Mykkanen nevertheless appreciates that those comic roles often give more leeway for interpretation.

“That’s where, as a singer or actor, you rely on your conductor or your director to help craft the performance,” he says. “Every Albert Herring I do will be different. I’ve done 13 productions of Candide, and they’re kind of similar in that way, where each production is a very different journey and a very different character.  

The youthfulness reflected at the core of Albert Herring inspired Sposito and his collaborators to aim for that independent film aesthetic, exaggerating some stylistic elements or inserting the occasional visual anachronism, all the while making sure the audience won’t be jarred from the story and music. 

The Grand Budapest Hotel was kind of a visual cue for me,” Sposito explains. “How do we treat style and time so that it’s accurate, but it’s not a museum piece either? We have elements of the period—these big, mutton-sleeve shoulders, for example, which we exaggerated and had fun with. Or high collars—what do they say about the characters, or what do they do to them while wearing them?”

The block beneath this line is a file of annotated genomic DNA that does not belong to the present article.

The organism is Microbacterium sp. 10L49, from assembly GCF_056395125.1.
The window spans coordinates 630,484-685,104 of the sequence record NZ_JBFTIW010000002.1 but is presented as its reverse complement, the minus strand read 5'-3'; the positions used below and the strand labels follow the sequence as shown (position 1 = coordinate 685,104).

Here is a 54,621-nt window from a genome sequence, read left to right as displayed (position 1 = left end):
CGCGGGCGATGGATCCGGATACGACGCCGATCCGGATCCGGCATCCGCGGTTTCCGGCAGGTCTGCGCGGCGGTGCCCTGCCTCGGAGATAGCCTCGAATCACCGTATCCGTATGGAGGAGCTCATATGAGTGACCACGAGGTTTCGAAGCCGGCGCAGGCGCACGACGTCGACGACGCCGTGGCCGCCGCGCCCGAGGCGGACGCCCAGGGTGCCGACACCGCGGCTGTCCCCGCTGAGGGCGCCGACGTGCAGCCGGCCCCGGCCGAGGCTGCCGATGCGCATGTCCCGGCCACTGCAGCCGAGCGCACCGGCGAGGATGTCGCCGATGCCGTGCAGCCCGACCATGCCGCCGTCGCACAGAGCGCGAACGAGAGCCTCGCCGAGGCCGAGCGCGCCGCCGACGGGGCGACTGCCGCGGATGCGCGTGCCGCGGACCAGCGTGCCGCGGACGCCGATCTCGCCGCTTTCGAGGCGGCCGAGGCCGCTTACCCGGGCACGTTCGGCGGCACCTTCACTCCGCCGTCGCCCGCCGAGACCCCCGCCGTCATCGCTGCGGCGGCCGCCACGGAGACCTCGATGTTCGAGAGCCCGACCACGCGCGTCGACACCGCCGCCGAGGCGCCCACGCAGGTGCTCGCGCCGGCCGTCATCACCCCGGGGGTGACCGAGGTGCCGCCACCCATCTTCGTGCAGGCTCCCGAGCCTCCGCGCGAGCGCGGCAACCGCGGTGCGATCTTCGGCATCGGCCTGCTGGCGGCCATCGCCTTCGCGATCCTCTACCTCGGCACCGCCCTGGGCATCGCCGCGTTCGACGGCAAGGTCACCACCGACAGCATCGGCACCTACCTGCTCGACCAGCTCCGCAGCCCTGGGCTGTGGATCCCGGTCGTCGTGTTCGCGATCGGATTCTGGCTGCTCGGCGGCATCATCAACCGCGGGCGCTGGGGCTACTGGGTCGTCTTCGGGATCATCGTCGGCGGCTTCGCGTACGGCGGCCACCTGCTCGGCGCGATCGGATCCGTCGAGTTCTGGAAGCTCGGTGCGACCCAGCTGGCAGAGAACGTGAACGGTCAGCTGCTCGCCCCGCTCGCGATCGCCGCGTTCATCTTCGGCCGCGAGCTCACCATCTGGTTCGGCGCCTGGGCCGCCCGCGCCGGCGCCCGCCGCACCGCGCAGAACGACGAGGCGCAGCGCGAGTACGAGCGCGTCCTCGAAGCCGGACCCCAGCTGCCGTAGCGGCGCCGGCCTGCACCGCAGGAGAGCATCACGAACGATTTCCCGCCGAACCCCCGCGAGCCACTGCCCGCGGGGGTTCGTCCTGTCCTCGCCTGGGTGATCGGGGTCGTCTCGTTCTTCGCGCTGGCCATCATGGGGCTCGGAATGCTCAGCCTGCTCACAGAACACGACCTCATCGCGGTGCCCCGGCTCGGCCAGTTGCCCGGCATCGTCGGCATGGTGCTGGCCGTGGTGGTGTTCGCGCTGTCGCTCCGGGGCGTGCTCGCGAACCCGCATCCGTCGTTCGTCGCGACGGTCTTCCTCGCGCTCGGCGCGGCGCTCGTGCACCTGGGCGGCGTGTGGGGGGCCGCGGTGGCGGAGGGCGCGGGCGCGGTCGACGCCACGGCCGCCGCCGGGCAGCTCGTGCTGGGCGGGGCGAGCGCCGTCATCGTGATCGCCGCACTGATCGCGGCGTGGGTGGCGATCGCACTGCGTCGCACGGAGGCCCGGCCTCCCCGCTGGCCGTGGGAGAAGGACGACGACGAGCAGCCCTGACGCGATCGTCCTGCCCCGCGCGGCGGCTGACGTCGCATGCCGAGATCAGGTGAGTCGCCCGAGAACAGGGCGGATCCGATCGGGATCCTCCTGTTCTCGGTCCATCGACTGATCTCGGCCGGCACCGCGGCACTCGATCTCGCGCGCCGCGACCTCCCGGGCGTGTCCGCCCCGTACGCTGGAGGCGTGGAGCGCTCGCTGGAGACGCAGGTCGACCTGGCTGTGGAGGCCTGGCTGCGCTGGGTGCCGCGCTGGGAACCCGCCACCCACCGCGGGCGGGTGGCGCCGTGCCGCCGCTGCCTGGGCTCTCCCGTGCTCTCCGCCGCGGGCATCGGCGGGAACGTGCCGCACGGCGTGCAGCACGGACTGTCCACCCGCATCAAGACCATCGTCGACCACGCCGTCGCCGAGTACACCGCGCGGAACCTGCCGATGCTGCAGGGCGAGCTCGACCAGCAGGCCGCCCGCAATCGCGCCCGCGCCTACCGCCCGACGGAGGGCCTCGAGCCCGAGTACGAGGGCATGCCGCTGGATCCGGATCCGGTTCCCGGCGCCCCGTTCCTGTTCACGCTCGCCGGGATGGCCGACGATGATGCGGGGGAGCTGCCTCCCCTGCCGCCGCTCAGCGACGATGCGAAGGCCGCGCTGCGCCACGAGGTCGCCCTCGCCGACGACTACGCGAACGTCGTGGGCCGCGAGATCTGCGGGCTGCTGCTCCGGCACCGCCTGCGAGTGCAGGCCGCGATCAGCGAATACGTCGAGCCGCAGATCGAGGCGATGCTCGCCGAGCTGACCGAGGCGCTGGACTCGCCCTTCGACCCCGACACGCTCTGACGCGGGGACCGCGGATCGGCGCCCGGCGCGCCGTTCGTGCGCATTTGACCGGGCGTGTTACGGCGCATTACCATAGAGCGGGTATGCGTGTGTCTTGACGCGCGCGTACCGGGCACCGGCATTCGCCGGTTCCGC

The cast of Chicago Opera Theater’s Albert Herring Credit Michael Brosilow

Sposito, currently based in New York, thought when he was younger that he’d one day move to Chicago and work in the theater here, which alas never happened. He’s worked in the Windy City on touring shows, but this is his first Chicago production “from the ground up,” he says.

Directors of musicals usually collaborate closest with their choreographers, but operas require that same level of collaboration between directors and conductors, so Sposito’s relationship with Glover was an important one. The conductor knew Britten and Peter Pears, his partner (who sang the role of Albert in the first production), and Sposito praised both her vast knowledge of Britten’s repertoire and her work ethic.